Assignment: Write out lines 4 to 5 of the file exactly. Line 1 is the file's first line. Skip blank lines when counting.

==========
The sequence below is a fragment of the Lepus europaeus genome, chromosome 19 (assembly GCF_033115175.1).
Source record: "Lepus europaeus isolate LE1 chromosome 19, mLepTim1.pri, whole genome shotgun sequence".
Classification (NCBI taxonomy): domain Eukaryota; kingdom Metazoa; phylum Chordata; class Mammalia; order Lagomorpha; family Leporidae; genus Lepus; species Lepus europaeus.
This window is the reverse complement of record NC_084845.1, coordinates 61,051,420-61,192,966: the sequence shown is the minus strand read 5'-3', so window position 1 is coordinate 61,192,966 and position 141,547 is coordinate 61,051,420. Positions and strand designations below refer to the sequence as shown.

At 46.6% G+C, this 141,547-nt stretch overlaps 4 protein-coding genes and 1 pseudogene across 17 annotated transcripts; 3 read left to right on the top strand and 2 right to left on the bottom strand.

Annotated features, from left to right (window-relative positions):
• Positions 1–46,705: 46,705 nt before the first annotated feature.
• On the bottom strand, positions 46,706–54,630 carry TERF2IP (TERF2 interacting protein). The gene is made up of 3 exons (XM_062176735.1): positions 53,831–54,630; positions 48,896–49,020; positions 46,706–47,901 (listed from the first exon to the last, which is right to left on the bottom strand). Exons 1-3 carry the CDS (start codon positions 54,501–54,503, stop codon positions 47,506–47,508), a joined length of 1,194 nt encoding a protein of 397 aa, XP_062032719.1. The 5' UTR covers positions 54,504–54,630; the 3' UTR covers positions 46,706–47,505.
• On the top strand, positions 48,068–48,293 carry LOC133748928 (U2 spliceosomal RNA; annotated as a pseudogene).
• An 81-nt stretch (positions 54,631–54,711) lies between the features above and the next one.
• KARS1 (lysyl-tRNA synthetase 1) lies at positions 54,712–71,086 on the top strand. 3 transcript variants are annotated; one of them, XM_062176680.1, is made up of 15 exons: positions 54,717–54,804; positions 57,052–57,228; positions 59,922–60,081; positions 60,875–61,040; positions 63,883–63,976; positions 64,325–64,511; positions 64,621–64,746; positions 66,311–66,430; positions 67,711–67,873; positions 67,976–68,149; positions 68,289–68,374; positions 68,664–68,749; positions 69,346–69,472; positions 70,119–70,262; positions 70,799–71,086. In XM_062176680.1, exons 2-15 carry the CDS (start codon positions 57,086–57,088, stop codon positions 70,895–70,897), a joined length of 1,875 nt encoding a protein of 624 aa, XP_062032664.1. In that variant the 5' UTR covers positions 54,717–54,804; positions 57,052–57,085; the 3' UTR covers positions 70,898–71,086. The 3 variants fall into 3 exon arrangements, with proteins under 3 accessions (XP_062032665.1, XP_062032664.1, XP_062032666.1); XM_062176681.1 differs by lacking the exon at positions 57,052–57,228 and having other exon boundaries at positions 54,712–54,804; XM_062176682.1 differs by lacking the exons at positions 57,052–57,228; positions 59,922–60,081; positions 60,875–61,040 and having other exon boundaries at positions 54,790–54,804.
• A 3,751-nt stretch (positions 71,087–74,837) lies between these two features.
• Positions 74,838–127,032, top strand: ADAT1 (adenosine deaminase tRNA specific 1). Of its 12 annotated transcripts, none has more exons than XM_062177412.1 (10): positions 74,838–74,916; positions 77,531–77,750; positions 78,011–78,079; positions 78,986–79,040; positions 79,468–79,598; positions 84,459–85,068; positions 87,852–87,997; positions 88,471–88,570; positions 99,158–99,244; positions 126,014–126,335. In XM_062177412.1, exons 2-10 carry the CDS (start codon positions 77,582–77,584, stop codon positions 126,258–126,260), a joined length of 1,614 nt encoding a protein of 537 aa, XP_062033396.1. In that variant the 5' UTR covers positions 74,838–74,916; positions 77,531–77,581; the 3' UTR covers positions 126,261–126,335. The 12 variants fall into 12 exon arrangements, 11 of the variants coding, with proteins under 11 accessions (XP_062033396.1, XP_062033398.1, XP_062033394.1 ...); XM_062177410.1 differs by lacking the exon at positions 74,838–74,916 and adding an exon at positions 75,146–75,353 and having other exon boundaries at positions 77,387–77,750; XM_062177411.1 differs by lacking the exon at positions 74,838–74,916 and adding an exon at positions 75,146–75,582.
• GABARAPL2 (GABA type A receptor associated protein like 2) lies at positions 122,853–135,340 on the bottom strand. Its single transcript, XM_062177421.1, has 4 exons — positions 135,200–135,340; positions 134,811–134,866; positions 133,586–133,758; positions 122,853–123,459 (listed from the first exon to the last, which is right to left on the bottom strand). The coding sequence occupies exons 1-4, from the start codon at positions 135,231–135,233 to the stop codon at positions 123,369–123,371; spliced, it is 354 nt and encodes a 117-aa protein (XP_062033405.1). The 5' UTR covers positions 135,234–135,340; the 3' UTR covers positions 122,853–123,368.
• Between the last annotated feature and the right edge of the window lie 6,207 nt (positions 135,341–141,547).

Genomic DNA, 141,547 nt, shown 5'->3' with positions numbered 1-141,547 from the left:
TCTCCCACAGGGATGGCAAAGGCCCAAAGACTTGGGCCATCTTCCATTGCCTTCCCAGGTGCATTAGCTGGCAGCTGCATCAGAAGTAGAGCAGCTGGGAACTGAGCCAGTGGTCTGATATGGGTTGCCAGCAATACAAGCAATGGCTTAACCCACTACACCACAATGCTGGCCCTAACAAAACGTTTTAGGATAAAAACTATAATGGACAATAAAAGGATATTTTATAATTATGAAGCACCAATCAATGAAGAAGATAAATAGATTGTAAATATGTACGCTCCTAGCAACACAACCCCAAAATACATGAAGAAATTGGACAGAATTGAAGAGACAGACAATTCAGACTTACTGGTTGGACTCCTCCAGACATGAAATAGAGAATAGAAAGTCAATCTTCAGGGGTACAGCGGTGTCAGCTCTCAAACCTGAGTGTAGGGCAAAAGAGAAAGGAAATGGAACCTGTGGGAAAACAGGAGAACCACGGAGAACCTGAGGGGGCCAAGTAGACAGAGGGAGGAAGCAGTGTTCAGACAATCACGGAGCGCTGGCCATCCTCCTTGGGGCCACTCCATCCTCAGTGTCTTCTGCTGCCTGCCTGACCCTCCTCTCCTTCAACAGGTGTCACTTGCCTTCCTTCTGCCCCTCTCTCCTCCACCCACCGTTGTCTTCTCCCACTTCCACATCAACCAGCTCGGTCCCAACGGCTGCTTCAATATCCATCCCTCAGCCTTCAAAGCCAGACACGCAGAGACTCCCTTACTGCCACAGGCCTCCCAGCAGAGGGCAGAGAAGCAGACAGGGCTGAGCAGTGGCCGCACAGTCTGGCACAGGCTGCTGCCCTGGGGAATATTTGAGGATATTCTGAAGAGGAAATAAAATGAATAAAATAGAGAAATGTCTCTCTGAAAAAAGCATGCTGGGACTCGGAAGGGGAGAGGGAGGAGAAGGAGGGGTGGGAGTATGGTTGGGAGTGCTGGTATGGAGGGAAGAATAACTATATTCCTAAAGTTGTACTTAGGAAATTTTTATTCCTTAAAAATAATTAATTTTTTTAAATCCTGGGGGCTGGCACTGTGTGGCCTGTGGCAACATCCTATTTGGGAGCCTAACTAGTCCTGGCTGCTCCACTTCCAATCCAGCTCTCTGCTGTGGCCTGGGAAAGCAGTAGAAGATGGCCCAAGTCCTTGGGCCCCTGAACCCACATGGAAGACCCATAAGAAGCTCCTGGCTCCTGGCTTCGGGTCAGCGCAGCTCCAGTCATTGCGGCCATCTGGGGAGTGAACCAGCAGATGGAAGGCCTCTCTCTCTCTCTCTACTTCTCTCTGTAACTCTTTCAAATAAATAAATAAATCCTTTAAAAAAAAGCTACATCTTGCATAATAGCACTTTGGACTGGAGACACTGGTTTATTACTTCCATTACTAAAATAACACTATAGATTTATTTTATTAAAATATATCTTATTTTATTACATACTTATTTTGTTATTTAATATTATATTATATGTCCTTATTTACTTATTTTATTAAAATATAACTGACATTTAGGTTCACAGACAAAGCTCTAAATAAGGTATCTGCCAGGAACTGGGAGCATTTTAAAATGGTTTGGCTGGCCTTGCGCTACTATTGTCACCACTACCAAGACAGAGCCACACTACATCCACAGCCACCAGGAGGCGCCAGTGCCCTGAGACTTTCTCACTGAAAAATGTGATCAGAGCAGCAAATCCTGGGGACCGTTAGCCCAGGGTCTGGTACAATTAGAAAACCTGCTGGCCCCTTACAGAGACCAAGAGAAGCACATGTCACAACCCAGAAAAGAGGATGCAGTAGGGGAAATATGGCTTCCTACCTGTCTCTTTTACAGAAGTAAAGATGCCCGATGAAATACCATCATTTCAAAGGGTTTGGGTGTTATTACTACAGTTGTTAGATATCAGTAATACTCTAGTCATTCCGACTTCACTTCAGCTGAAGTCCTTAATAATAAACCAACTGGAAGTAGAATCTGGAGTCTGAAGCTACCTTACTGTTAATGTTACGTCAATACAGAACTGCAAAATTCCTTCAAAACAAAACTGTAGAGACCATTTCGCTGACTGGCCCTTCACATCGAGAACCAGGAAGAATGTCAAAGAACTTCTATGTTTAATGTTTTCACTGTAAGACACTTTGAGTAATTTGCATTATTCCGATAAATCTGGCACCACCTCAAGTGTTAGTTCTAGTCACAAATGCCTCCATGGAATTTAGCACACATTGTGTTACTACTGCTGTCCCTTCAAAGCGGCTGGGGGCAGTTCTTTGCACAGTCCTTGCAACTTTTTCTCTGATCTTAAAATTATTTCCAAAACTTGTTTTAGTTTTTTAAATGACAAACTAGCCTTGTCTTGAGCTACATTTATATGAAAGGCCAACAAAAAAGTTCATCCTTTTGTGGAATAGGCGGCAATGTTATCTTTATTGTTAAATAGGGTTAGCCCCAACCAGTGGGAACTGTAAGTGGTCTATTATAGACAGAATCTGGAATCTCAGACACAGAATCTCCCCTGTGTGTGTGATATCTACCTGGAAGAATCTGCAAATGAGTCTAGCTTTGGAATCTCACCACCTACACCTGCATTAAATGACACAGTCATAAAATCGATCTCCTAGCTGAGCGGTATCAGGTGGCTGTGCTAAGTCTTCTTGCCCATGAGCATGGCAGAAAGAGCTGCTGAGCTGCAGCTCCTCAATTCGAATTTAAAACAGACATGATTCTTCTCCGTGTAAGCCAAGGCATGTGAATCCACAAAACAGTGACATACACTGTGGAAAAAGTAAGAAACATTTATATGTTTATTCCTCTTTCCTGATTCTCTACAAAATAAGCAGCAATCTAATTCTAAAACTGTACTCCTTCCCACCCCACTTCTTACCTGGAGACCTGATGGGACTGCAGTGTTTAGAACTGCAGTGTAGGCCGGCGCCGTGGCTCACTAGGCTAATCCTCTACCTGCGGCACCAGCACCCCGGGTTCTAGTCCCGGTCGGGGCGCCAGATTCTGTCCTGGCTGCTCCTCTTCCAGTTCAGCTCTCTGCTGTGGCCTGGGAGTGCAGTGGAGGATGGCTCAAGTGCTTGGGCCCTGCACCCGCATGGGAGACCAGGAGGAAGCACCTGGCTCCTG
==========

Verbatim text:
This window is the reverse complement of record NC_084845.1, coordinates 61,051,420-61,192,966: the sequence shown is the minus strand read 5'-3', so window position 1 is coordinate 61,192,966 and position 141,547 is coordinate 61,051,420. Positions and strand designations below refer to the sequence as shown.

At 46.6% G+C, this 141,547-nt stretch overlaps 4 protein-coding genes and 1 pseudogene across 17 annotated transcripts; 3 read left to right on the top strand and 2 right to left on the bottom strand.